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" Devoid of sense and motion? And who knows, Let this be good, whether our angry Foe Can give it, or will ever? How he can Is doubtful; that he never will is sure. "
Epea pteroenta. Or, The diversions of Purley. To which is annexed Letter to ... - Page 436
by John Horne Tooke - 1829
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The History of the Works of the Learned ..., Volume 7

Bibliography - 1740 - 480 pages
...the two Faculties of the intffuat Being Senfation and Reflection. 55. Will he, fo wife, let loofe at once " his Ire, *' Belike through Impotence, or unaware, ' To give his Enemies their Wi(h Dr. B. fays, — The Ideas here do not agree," Vill be fo WISE do a Thing he defigns not hro'...
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Paradise Lost: A Poem, in Twelve Books, Volume 1

John Milton - 1750 - 666 pages
...will ever? how he can, ., „; la-doubtful ; that he never will is fure. Will he, fo wife, let loofe at once his ire, Belike through impotence, or unaware, .. To give his enemies their wifh, and end , „ Them 151. DtveiJ rffftff <*nd motion?] all motion, not only of all the intelDr....
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Paradise Lost: A Poem, in Twelve Books. The Last Edition. The Author John Milton

John Milton - Fall of man - 1754 - 342 pages
...or will ever : how He can , Is doubtful ; that He never will, is fure. Will He , fo wife , let loofe at once His ire , Belike through impotence , or unaware , To give His enemies their wish, and end Them in his anger , whom His anger faves To punish endlefs ? . . . . Wherefore ceafe we then?...
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Paradise Lost: A Poem in Twelve Books. The Author John Milton. According to ...

John Milton - 1767 - 376 pages
...it, or will ever ? how he can Is doubtful ; that he never will is fure. Will he fo wife, let loofe at once his ire, Belike through impotence, or unaware, To give his enemies their wifh, and end Them in his anger, whom his anger faves To punifh tndlefs ? wherefore ceafe we then ?...
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The Works of the English Poets: Milton

Samuel Johnson - English poetry - 1779 - 278 pages
...it, or will ever? how he can, Is doubtful ; that he never will, is fure. Will he, fo wife, let loofe at once his ire, Belike through impotence, or unaware, To give his enemies their wifli, and end Them in his anger, whom his anger faves To punifli endlefs ? Wherefore ceafe we then...
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Lessons in Elocution, Or, A Selection of Pieces in Prose and Verse: For the ...

William Scott - Elocution - 1789 - 416 pages
...it, or will ever ? How he can, Is doubtful ; that he never will, k fure. WiU he, fo wife, let loofe at once his ire. Belike through impotence or unaware, To give his enemies their wifh, and end Them in his anger whom his anger fkves To punifh endlefs ? Wherefore ceafe we then ?...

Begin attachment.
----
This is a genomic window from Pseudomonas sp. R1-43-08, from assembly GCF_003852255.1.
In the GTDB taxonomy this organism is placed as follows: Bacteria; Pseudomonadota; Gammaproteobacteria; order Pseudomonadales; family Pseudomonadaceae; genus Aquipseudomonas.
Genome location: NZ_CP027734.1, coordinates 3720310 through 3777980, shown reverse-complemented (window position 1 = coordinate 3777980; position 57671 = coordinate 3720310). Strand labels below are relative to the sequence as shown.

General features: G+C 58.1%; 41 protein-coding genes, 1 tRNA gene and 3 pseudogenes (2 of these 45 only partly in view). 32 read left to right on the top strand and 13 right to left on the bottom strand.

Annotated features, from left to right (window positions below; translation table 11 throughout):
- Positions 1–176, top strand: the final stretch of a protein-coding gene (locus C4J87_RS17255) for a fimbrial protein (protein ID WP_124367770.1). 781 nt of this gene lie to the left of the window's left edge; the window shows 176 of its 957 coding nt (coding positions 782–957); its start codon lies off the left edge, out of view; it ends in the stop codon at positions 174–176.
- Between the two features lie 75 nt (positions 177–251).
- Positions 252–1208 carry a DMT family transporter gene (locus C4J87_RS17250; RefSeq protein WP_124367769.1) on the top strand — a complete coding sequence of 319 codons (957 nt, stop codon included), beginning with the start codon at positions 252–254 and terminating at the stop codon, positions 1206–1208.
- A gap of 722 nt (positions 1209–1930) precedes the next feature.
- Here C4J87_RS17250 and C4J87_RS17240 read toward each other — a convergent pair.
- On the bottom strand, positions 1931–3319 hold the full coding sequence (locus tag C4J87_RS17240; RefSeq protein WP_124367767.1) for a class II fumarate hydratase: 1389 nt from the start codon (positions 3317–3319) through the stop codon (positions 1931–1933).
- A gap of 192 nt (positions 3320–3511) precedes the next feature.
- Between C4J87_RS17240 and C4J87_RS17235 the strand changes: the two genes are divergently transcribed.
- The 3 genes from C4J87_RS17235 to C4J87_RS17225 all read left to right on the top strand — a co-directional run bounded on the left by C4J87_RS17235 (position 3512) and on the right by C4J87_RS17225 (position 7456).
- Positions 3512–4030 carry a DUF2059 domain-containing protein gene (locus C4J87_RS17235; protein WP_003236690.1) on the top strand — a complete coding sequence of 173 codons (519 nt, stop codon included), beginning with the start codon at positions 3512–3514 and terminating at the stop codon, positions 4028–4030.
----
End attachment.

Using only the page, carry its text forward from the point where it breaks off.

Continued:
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Epea pteroenta: or, The diversions of Purley ...

John Horne Tooke - English language - 1798 - 566 pages
...fide, became utterly alienated from me." Sir F. Bacon's Apology.. " Will he, fb wife, let loofe at once his ire, " BELIKE through impotence, or unaware, " To give his enemies their with ?" % Paradife Loft. Book i. V. 156. AFOO T.. " Many a frefhe knight, and many a blisful route...
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Paradise lost, a poem. With the life of the author [by E. Fenton].

John Milton - 1800 - 300 pages
...our angry foe Can give it, or will ever? how he can, , Is douhtful; that he never will, is sure. . Will he, so wise, let loose at once his ire, Belike...impotence, or unaware, To give his enemies their wish, and end Them in his anger, whom his anger saves, To punish endlessf wherefore cease we thenr Say they...
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The Art of Speaking: Containing, an Essay, in which are Given Rules for ...

James Burgh - Elocution - 1804 - 308 pages
...uncreated night, Devoid of sense and motion f — But will #, So TOzV, let Aws at ow his utmost ire, Belike through impotence, or unaware*, To give his enemies their wish, and end Thorn in his anger whom his anger saves To punish endless? — ."Wherefore cease we then,"...
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A System of Rhetoric: In a Method Entirely New; Ccontaining All the Tropes ...

John Stirling - English language - 1806 - 118 pages
...it, or will ever ? How he can Is doubtful ; that He never will is fure. Will He, fo wife, let loofe at once his ire, Belike through impotence, or unaware, To give his enemies their wifh, and end Them in his anger, whom his anger faves To punifh endlefs ? — 'Wherefore ceafe we then...
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